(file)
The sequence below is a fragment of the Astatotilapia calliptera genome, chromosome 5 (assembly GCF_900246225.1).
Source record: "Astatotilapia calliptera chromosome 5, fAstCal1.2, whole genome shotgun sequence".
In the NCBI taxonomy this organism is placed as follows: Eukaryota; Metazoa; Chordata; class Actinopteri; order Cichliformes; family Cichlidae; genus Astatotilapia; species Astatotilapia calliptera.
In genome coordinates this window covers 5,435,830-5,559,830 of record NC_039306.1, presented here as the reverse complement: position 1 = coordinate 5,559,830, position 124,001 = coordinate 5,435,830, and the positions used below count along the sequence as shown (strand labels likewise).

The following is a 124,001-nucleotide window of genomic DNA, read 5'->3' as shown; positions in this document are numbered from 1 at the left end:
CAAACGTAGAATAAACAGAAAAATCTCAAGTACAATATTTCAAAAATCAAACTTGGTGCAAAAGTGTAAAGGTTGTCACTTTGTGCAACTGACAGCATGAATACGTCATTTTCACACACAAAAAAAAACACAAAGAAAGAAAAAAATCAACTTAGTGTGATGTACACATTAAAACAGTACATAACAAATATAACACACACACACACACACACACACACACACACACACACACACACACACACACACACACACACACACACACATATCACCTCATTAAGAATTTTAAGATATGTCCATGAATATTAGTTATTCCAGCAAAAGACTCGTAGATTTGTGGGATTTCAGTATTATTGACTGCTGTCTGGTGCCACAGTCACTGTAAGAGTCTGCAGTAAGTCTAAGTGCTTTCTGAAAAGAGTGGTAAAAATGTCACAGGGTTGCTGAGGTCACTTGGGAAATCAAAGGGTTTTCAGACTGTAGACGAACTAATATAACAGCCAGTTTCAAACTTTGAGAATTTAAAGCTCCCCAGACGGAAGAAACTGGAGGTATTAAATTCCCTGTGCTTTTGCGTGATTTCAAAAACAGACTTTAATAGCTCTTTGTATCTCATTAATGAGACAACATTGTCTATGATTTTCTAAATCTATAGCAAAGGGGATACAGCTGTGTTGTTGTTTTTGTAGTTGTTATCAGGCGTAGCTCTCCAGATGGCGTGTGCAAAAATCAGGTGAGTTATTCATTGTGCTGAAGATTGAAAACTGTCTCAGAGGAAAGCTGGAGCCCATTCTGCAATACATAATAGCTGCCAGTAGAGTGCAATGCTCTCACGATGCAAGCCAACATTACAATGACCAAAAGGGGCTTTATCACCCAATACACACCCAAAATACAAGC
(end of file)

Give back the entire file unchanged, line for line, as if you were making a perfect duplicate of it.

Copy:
The sequence below is a fragment of the Astatotilapia calliptera genome, chromosome 5 (assembly GCF_900246225.1).
Source record: "Astatotilapia calliptera chromosome 5, fAstCal1.2, whole genome shotgun sequence".
In the NCBI taxonomy this organism is placed as follows: Eukaryota; Metazoa; Chordata; class Actinopteri; order Cichliformes; family Cichlidae; genus Astatotilapia; species Astatotilapia calliptera.
In genome coordinates this window covers 5,435,830-5,559,830 of record NC_039306.1, presented here as the reverse complement: position 1 = coordinate 5,559,830, position 124,001 = coordinate 5,435,830, and the positions used below count along the sequence as shown (strand labels likewise).

The following is a 124,001-nucleotide window of genomic DNA, read 5'->3' as shown; positions in this document are numbered from 1 at the left end:
CAAACGTAGAATAAACAGAAAAATCTCAAGTACAATATTTCAAAAATCAAACTTGGTGCAAAAGTGTAAAGGTTGTCACTTTGTGCAACTGACAGCATGAATACGTCATTTTCACACACAAAAAAAAACACAAAGAAAGAAAAAAATCAACTTAGTGTGATGTACACATTAAAACAGTACATAACAAATATAACACACACACACACACACACACACACACACACACACACACACACACACACACACACACACACACACACACATATCACCTCATTAAGAATTTTAAGATATGTCCATGAATATTAGTTATTCCAGCAAAAGACTCGTAGATTTGTGGGATTTCAGTATTATTGACTGCTGTCTGGTGCCACAGTCACTGTAAGAGTCTGCAGTAAGTCTAAGTGCTTTCTGAAAAGAGTGGTAAAAATGTCACAGGGTTGCTGAGGTCACTTGGGAAATCAAAGGGTTTTCAGACTGTAGACGAACTAATATAACAGCCAGTTTCAAACTTTGAGAATTTAAAGCTCCCCAGACGGAAGAAACTGGAGGTATTAAATTCCCTGTGCTTTTGCGTGATTTCAAAAACAGACTTTAATAGCTCTTTGTATCTCATTAATGAGACAACATTGTCTATGATTTTCTAAATCTATAGCAAAGGGGATACAGCTGTGTTGTTGTTTTTGTAGTTGTTATCAGGCGTAGCTCTCCAGATGGCGTGTGCAAAAATCAGGTGAGTTATTCATTGTGCTGAAGATTGAAAACTGTCTCAGAGGAAAGCTGGAGCCCATTCTGCAATACATAATAGCTGCCAGTAGAGTGCAATGCTCTCACGATGCAAGCCAACATTACAATGACCAAAAGGGGCTTTATCACCCAATACACACCCAAAATACAAGC